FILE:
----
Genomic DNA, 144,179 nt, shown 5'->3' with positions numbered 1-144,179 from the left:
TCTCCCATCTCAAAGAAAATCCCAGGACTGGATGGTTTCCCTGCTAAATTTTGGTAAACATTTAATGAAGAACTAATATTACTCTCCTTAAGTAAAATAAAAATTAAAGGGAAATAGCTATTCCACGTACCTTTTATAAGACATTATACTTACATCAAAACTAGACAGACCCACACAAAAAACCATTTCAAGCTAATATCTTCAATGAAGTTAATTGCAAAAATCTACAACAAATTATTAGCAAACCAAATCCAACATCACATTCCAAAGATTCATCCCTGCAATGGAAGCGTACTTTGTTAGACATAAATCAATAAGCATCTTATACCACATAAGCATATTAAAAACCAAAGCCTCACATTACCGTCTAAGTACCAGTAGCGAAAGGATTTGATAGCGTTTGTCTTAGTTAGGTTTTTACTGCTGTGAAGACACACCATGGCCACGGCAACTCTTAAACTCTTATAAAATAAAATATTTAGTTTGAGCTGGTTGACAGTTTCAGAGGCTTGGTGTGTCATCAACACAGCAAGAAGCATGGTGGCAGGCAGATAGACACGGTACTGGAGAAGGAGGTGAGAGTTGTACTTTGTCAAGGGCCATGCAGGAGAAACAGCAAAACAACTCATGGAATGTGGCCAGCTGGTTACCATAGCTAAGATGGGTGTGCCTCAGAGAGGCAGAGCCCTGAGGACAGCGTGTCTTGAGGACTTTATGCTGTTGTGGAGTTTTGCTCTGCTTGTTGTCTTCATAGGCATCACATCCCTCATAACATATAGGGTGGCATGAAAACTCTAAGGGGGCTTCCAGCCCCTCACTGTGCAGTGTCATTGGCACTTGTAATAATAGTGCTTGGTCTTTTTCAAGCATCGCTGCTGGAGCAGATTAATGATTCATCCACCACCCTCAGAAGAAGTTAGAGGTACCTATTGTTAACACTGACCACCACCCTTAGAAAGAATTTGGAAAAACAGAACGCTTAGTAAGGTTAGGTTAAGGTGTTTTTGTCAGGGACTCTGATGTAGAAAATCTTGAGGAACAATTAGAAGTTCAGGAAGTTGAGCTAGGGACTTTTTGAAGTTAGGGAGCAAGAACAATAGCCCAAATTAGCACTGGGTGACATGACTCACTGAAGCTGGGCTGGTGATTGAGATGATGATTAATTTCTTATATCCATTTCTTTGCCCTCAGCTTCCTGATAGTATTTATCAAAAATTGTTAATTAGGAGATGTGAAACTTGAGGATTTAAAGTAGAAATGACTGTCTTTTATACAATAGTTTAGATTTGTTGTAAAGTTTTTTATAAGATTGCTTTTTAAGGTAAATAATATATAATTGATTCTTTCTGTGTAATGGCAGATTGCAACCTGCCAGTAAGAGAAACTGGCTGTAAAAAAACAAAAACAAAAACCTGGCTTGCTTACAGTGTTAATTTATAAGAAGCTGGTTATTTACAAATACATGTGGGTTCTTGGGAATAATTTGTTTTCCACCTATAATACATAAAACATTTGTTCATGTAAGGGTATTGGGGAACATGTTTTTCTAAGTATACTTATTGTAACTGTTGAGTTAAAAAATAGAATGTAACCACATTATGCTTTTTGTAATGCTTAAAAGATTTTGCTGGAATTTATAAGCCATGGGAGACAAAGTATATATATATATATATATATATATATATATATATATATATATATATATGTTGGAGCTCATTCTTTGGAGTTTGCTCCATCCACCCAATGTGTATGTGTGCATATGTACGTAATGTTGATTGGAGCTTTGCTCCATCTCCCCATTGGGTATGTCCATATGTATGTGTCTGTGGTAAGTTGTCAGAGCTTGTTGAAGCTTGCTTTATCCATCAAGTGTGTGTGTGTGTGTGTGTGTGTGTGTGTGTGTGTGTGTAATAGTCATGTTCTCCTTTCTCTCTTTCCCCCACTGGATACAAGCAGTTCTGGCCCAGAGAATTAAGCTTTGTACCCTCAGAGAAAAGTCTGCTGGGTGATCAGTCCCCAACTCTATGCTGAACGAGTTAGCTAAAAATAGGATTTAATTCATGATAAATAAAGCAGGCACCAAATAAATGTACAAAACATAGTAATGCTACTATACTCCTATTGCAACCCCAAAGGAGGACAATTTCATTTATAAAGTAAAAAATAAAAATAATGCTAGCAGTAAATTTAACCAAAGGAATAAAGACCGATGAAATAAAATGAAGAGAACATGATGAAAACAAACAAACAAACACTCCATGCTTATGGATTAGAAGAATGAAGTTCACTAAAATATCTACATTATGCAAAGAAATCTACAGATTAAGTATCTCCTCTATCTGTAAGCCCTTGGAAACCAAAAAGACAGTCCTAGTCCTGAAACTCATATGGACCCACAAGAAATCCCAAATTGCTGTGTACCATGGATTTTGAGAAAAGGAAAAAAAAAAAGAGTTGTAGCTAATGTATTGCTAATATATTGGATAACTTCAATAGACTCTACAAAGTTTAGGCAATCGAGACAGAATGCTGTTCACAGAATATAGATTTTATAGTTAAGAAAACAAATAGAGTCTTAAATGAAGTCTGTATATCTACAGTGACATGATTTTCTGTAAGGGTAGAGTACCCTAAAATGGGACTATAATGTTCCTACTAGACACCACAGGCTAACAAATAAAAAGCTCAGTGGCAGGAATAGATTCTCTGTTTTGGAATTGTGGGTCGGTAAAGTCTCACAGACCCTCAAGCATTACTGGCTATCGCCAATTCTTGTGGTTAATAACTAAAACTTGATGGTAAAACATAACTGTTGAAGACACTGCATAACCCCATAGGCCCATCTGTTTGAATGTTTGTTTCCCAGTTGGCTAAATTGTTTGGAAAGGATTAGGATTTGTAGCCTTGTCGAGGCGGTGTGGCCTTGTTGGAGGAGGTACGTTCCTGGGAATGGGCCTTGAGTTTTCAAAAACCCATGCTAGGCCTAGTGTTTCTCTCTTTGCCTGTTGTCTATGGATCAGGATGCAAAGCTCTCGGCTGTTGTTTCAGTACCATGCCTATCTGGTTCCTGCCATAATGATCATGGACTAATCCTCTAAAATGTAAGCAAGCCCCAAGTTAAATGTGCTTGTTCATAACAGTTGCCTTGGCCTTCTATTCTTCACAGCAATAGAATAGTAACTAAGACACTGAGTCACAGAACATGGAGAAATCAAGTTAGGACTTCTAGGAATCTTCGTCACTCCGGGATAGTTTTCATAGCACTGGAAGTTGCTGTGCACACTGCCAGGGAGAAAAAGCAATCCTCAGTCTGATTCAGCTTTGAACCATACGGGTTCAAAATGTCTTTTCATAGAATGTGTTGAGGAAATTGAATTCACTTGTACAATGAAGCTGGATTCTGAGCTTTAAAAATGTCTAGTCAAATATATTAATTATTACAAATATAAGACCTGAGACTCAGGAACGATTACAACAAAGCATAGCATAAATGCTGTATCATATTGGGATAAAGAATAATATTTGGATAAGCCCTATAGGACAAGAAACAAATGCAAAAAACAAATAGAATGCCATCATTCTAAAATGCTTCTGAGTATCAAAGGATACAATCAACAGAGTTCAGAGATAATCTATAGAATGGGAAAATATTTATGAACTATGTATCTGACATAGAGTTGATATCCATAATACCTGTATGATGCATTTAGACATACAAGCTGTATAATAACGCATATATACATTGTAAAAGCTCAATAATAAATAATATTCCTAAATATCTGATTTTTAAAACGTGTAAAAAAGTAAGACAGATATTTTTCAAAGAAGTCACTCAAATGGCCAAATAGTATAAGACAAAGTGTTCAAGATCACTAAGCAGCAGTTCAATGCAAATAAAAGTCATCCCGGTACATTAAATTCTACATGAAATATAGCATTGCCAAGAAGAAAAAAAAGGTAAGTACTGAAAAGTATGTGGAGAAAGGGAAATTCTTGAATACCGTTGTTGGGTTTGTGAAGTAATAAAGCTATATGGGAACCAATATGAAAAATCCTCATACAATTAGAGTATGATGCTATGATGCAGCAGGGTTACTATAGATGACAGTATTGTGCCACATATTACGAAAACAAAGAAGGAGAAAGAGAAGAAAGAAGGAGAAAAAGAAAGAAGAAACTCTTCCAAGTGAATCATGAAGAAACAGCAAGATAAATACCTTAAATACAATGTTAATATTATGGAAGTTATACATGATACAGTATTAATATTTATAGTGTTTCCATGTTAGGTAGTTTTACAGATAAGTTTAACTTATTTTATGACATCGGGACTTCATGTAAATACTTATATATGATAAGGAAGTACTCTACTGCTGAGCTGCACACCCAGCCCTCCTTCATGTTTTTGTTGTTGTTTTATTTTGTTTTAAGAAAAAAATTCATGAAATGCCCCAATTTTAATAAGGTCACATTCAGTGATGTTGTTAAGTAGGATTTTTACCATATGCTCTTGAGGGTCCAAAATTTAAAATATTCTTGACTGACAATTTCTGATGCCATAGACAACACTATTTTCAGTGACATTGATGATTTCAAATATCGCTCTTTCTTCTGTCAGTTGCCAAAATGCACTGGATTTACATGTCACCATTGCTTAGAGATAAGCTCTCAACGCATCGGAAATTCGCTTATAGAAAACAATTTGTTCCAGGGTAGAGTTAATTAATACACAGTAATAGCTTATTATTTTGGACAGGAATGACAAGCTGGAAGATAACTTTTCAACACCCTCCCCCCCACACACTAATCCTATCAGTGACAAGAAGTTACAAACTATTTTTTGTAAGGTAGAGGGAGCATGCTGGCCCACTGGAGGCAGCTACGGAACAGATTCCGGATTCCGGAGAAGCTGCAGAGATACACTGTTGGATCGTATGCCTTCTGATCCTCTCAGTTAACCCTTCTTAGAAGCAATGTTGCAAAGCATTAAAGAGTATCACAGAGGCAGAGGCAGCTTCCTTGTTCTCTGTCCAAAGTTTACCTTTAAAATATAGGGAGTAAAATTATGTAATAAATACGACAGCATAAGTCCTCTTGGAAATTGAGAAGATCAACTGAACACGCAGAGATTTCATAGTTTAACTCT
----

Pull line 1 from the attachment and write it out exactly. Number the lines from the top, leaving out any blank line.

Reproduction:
Genomic DNA, 144,179 nt, shown 5'->3' with positions numbered 1-144,179 from the left: